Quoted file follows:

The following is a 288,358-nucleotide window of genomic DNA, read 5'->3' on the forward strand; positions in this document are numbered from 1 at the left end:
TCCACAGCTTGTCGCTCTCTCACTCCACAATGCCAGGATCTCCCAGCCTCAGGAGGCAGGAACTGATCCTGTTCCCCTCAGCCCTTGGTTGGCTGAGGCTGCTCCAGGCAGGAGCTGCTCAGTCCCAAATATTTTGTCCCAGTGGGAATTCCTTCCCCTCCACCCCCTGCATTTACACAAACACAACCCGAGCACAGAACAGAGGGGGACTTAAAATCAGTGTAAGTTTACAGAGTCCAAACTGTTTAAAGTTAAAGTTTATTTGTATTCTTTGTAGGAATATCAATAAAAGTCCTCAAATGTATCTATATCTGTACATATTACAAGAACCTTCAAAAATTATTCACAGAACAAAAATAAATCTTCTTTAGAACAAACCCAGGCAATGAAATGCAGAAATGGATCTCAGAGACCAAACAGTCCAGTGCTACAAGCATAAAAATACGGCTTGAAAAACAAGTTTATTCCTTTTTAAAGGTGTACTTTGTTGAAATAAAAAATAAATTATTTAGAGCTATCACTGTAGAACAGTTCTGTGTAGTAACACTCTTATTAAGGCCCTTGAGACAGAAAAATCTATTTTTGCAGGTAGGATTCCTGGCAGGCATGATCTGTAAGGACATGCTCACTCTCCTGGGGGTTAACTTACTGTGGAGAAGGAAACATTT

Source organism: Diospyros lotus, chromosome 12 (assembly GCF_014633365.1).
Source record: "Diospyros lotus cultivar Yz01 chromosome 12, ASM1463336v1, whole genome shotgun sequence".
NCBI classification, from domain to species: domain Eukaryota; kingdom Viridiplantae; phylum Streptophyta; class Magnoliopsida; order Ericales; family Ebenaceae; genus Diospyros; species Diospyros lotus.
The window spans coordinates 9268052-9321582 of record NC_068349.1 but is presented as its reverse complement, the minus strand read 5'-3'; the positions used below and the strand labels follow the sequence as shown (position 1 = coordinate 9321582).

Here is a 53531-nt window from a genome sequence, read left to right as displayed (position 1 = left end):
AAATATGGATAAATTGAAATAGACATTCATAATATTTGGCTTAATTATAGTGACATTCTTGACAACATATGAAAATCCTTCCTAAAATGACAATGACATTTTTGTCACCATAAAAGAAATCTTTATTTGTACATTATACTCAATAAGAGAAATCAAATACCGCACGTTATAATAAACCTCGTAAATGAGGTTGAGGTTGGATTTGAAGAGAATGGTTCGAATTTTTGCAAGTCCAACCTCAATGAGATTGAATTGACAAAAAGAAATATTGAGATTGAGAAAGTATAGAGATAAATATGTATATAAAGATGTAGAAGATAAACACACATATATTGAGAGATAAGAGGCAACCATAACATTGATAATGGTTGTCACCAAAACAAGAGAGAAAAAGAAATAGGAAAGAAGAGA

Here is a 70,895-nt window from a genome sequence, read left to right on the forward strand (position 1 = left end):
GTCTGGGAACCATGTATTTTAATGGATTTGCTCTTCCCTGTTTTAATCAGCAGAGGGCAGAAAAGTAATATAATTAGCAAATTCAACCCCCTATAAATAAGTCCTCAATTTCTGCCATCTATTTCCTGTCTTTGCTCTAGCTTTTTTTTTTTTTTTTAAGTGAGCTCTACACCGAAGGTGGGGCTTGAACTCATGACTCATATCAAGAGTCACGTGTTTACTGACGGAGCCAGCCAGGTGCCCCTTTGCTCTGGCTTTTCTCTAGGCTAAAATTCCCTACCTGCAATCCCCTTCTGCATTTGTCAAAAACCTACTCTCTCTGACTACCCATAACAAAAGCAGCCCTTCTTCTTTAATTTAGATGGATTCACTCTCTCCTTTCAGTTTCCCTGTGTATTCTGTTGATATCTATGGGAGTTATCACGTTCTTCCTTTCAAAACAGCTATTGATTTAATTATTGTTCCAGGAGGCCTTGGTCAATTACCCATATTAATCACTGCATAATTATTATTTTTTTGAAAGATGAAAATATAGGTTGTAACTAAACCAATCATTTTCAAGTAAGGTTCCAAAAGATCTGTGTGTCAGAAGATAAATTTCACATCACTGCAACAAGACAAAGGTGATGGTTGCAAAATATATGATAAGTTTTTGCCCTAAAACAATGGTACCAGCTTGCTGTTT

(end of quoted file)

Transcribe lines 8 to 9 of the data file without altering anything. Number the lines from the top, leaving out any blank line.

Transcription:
AAATATGGATAAATTGAAATAGACATTCATAATATTTGGCTTAATTATAGTGACATTCTTGACAACATATGAAAATCCTTCCTAAAATGACAATGACATTTTTGTCACCATAAAAGAAATCTTTATTTGTACATTATACTCAATAAGAGAAATCAAATACCGCACGTTATAATAAACCTCGTAAATGAGGTTGAGGTTGGATTTGAAGAGAATGGTTCGAATTTTTGCAAGTCCAACCTCAATGAGATTGAATTGACAAAAAGAAATATTGAGATTGAGAAAGTATAGAGATAAATATGTATATAAAGATGTAGAAGATAAACACACATATATTGAGAGATAAGAGGCAACCATAACATTGATAATGGTTGTCACCAAAACAAGAGAGAAAAAGAAATAGGAAAGAAGAGA

Here is a 70,895-nt window from a genome sequence, read left to right on the forward strand (position 1 = left end):